Bangkok vulnerable to floods, Thai PM Yingluck warns
All parts of Bangkok are now vulnerable to flooding, Prime Minister Yingluck Shinawatra has warned.
In a televised address, she warned that parts of the capital could be inundated by up to 1.5m (5ft) of water.
Hundreds of people who had been evacuated to the city's second airport, Don Muang, are now being moved again after flood waters reached the runway.
More than 360 people have been killed and 100,000 displaced by the country's worst flooding in more than 50 years.
The crisis is an early test for the prime minister, who took office in August and has previously been criticised for failing to take the flood threat seriously enough.
But any lingering sense of complacency has long gone, says the BBC's Rachel Harvey in Bangkok.
The water's steady progress now seems unstoppable, our correspondent adds.
In Prime Minister Yingluck's address late on Tuesday, she warned that existing floodwalls and embankments in the north of the city and around the Chao Phraya river, which snakes through the capital, were especially vulnerable.
She cautioned there could be a calamitous combination of flood waters running into the sea from north of the capital with monthly high tides on Friday and Saturday which could overwhelm recently reinforced flood defences.
She said flood waters could linger in the capital for between two weeks and a month, but said it would not be as bad as in some provincial areas, which have been under 2-3m of water for up to three months.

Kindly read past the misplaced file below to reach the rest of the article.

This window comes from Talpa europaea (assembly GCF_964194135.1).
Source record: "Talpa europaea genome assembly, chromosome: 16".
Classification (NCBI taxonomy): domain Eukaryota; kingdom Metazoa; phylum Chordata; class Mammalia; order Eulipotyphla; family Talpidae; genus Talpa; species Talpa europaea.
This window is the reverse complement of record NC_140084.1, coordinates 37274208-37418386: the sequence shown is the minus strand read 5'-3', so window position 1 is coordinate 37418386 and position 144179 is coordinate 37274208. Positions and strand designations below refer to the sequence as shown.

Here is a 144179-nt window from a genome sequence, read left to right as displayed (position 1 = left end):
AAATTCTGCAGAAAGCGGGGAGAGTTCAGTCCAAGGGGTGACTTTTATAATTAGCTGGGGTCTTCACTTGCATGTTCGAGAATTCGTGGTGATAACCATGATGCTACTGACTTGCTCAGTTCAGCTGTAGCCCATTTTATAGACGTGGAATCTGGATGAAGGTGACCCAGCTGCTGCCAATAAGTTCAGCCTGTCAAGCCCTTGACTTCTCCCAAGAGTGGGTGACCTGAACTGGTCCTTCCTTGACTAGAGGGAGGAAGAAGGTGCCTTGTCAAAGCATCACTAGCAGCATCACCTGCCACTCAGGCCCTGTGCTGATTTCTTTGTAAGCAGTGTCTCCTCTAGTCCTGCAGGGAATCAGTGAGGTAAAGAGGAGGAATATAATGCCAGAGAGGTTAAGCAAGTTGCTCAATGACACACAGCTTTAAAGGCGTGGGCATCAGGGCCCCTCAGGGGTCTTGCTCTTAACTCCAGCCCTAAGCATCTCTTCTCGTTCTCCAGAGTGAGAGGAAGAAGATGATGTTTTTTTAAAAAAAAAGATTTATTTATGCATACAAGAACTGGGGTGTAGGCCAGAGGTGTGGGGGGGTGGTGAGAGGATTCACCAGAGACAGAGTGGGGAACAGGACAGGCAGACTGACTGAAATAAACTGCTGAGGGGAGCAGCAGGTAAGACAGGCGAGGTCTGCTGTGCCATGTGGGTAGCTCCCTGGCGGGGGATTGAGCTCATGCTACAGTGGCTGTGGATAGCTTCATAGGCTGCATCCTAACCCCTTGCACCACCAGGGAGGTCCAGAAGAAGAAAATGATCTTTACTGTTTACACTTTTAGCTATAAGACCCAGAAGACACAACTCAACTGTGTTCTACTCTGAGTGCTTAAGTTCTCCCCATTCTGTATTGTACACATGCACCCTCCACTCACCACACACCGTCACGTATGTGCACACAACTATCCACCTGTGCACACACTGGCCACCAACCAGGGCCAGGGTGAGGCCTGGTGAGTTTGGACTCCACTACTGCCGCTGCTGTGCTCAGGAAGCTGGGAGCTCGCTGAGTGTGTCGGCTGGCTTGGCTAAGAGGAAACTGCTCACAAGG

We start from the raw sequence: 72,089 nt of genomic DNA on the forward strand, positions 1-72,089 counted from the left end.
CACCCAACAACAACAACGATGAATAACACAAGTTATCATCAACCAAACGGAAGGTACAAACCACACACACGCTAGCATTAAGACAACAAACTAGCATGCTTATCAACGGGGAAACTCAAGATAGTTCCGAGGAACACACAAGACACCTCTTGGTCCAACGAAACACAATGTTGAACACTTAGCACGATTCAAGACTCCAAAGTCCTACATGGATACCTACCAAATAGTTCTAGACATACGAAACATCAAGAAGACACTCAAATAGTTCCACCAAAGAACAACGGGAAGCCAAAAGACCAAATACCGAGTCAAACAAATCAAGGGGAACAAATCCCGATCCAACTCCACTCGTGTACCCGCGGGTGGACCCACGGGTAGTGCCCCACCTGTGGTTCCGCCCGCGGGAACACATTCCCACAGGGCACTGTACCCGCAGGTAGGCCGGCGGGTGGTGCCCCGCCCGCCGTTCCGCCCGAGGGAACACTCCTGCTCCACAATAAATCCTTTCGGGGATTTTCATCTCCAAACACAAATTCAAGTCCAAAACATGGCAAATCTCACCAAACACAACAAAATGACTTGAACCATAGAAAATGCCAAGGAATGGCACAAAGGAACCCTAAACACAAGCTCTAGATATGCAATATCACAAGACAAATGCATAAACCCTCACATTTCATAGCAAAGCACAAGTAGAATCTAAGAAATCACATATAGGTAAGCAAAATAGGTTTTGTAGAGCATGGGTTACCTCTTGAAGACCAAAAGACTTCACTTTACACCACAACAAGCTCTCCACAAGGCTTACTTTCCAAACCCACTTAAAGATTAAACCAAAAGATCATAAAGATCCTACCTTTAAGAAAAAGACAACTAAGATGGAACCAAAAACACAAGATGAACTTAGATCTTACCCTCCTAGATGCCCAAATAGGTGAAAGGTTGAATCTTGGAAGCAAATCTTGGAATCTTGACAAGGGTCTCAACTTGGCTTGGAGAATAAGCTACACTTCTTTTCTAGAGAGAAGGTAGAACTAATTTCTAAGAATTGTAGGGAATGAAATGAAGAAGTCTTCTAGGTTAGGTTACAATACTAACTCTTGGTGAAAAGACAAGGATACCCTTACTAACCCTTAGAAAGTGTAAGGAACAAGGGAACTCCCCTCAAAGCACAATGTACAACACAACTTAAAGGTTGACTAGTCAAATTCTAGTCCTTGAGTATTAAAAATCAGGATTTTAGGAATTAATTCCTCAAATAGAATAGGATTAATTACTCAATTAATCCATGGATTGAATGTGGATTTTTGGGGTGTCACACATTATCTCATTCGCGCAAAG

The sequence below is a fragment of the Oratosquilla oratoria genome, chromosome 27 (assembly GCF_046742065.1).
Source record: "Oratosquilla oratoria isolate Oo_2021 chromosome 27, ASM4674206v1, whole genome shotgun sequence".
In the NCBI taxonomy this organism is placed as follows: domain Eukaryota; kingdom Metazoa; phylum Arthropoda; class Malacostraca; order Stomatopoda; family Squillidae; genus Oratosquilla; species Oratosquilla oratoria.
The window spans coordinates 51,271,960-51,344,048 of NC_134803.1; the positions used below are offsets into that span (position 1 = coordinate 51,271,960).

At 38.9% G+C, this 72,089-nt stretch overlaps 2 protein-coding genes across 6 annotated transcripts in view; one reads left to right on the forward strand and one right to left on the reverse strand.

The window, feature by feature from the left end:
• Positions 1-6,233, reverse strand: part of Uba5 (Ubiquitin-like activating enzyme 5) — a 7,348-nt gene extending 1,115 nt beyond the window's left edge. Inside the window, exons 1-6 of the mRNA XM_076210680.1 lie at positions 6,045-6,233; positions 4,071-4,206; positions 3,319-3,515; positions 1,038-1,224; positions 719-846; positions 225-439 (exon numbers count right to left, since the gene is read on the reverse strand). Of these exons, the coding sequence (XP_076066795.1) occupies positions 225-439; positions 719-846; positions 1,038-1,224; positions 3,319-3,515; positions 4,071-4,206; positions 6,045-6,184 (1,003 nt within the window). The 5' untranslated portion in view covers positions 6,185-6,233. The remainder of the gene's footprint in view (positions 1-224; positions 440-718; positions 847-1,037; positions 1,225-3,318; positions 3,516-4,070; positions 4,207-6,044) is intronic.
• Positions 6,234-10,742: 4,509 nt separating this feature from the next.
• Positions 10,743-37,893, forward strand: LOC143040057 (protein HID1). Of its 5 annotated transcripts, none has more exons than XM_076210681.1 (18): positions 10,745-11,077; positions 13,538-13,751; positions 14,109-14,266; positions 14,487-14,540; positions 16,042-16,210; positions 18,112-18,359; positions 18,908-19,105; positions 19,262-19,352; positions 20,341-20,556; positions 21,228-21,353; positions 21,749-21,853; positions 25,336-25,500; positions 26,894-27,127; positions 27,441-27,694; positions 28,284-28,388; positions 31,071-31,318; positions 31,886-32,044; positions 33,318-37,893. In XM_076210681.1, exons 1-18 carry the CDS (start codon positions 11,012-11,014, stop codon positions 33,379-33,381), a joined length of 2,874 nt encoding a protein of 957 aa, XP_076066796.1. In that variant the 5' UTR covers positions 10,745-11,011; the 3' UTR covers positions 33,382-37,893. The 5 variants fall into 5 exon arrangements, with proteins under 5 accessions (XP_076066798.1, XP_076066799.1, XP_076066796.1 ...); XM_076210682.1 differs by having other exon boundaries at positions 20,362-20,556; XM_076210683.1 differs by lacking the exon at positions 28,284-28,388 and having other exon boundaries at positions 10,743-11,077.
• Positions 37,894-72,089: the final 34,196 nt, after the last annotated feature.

At present most of the city is dry.
But water levels in the Chao Phraya river reached between 2.35m and 2.4m above sea level on Tuesday, Bangkok Governor Sukhumbhand Paribatra was quoted as saying on the Bangkok Post news website.
If the surge continues, the level will reach 2.6m this weekend, he said - but river embankments are only 2.5m high.
"The high water level in the Chao Phraya river is unprecedented," Mr Sukhumbhand reportedly said.
A five-day holiday in Bangkok and flood-affected provinces begins on Thursday, with residents urged to relocate to higher ground or leave the city if they have the means to do so.
In the city of nine million, there were reports that some shops were rationing stocks of staples including rice and eggs amid stockpiling by anxious residents.
Supplies of bottled water were said to be running low in many areas.
Residents were protecting their homes and businesses with sandbags - with some even erecting sealed cement barriers across shop fronts, reported the Associated Press news agency.
At Bangkok's second airport, Don Muang, people living in an evacuation shelter are now being moved again.
All flights have already been suspended until next Tuesday, and the runway is flooded.
But the government's flood relief operation centre, which is based on the second floor of the airport, insists it will not relocate.